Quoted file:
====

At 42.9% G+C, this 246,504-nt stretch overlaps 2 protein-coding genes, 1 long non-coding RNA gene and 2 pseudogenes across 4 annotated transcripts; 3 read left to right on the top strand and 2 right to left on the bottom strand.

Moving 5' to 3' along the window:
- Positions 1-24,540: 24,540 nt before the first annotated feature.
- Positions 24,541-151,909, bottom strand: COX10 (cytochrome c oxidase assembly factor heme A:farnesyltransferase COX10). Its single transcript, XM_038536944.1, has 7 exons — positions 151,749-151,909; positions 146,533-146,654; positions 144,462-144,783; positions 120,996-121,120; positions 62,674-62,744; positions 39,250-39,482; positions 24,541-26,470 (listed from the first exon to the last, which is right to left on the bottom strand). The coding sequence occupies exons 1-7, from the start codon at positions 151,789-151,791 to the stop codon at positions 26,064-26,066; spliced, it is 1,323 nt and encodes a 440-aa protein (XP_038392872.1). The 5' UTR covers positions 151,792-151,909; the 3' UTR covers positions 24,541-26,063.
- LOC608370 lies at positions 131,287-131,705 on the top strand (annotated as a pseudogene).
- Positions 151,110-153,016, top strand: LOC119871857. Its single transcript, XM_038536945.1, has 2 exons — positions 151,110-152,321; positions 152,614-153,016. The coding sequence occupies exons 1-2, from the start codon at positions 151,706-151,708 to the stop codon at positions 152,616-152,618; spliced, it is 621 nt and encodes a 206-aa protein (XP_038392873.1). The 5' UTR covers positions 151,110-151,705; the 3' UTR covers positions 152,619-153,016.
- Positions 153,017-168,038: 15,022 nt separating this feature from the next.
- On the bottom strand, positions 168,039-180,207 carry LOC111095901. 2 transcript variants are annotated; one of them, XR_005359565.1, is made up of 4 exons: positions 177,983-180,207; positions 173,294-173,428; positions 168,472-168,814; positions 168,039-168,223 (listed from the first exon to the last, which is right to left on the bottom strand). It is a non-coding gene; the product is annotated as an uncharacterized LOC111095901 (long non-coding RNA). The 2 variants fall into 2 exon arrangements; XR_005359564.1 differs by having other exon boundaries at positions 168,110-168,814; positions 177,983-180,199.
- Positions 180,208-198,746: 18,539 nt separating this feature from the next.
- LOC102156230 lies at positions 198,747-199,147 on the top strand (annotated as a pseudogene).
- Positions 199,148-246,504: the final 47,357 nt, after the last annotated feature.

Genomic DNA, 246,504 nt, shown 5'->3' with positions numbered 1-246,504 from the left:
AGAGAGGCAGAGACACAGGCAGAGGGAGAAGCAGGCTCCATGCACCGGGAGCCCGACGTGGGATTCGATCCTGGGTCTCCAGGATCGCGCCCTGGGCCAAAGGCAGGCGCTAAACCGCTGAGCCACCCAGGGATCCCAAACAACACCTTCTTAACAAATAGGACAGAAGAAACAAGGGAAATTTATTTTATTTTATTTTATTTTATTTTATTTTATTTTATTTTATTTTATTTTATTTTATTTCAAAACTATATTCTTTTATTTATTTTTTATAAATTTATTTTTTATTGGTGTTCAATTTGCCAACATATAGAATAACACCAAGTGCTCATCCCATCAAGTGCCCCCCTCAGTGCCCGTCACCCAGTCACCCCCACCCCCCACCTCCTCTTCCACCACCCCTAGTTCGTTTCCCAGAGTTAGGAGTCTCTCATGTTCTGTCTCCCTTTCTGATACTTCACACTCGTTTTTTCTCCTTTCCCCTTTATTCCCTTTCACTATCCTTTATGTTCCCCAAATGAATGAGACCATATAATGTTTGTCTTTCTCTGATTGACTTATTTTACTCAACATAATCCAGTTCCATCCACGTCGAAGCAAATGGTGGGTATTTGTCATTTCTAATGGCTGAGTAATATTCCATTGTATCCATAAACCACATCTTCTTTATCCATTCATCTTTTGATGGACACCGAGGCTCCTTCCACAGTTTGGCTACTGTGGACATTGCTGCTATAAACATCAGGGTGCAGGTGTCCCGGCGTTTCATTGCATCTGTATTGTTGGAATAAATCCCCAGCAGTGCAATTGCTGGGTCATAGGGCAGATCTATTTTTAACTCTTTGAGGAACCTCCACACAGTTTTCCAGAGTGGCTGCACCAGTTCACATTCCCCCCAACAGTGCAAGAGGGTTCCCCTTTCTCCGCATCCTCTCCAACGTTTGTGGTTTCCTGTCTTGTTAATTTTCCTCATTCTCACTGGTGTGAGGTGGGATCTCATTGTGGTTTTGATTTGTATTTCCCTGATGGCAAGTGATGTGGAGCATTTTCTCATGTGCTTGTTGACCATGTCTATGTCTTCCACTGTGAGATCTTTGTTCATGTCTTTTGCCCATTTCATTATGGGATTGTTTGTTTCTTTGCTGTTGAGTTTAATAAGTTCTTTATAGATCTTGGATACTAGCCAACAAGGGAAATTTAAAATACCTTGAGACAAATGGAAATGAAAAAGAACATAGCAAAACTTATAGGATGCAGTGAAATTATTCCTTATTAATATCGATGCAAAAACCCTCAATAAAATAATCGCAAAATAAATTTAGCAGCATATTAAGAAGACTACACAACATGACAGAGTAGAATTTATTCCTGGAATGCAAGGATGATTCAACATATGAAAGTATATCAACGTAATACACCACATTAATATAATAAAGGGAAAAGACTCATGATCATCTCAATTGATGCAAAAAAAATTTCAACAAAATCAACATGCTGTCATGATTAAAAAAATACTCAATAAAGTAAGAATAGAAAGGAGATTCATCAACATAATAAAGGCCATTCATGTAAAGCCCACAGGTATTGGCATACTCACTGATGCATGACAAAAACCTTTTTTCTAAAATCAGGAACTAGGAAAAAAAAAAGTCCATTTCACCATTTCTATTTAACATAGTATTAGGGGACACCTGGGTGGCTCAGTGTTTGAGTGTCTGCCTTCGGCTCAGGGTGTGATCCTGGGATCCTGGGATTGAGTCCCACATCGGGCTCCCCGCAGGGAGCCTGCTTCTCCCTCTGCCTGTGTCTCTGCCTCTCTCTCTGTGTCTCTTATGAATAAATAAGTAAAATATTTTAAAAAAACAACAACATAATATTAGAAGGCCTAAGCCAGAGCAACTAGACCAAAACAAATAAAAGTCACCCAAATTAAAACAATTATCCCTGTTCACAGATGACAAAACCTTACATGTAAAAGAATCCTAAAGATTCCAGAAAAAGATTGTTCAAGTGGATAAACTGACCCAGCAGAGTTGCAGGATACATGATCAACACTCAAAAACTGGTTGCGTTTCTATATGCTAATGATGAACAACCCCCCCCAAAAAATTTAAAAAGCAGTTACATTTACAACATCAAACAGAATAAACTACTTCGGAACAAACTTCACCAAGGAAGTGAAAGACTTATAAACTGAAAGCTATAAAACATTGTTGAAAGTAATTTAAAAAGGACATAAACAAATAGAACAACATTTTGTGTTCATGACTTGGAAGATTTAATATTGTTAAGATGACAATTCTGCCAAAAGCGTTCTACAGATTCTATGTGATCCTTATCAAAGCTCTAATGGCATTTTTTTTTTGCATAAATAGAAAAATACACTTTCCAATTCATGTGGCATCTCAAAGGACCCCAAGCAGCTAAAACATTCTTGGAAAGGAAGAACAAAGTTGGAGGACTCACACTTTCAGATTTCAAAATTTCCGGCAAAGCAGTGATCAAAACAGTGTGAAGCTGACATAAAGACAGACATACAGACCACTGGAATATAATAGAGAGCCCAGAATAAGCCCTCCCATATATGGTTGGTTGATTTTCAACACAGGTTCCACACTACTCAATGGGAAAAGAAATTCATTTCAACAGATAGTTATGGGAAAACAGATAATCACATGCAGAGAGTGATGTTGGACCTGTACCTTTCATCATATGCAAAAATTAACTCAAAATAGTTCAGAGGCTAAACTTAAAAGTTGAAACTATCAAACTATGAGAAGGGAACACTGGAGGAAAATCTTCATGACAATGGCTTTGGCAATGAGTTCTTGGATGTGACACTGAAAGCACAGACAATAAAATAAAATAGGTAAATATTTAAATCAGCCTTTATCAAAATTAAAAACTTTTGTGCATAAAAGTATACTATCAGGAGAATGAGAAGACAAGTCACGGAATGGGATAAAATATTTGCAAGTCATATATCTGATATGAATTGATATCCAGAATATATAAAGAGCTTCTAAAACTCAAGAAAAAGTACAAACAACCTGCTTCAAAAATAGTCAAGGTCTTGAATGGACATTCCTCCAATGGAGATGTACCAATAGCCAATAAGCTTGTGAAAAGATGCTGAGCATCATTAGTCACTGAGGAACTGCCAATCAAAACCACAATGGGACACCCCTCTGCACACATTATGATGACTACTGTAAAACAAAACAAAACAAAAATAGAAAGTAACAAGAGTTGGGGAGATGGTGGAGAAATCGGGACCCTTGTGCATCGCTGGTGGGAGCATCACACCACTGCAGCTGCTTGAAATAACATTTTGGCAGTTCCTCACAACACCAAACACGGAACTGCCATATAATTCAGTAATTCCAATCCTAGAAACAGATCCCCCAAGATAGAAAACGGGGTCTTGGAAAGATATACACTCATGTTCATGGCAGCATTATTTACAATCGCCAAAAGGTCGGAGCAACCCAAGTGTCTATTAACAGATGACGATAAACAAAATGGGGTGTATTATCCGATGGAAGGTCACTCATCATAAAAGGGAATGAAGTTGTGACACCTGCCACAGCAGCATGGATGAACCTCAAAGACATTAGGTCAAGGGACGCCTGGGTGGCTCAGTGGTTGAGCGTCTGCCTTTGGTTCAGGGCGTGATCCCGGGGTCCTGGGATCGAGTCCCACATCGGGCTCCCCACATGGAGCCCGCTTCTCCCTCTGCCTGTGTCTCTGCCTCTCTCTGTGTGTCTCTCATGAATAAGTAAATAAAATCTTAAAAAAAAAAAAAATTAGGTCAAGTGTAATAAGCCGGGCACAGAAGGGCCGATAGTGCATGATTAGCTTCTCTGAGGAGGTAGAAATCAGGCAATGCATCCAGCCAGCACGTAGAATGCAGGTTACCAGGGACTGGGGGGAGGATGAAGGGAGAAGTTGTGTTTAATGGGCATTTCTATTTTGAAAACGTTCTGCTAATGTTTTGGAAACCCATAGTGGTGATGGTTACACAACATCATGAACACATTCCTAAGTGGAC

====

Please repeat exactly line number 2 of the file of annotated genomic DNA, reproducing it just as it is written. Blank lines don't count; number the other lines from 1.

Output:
Moving 5' to 3' along the window: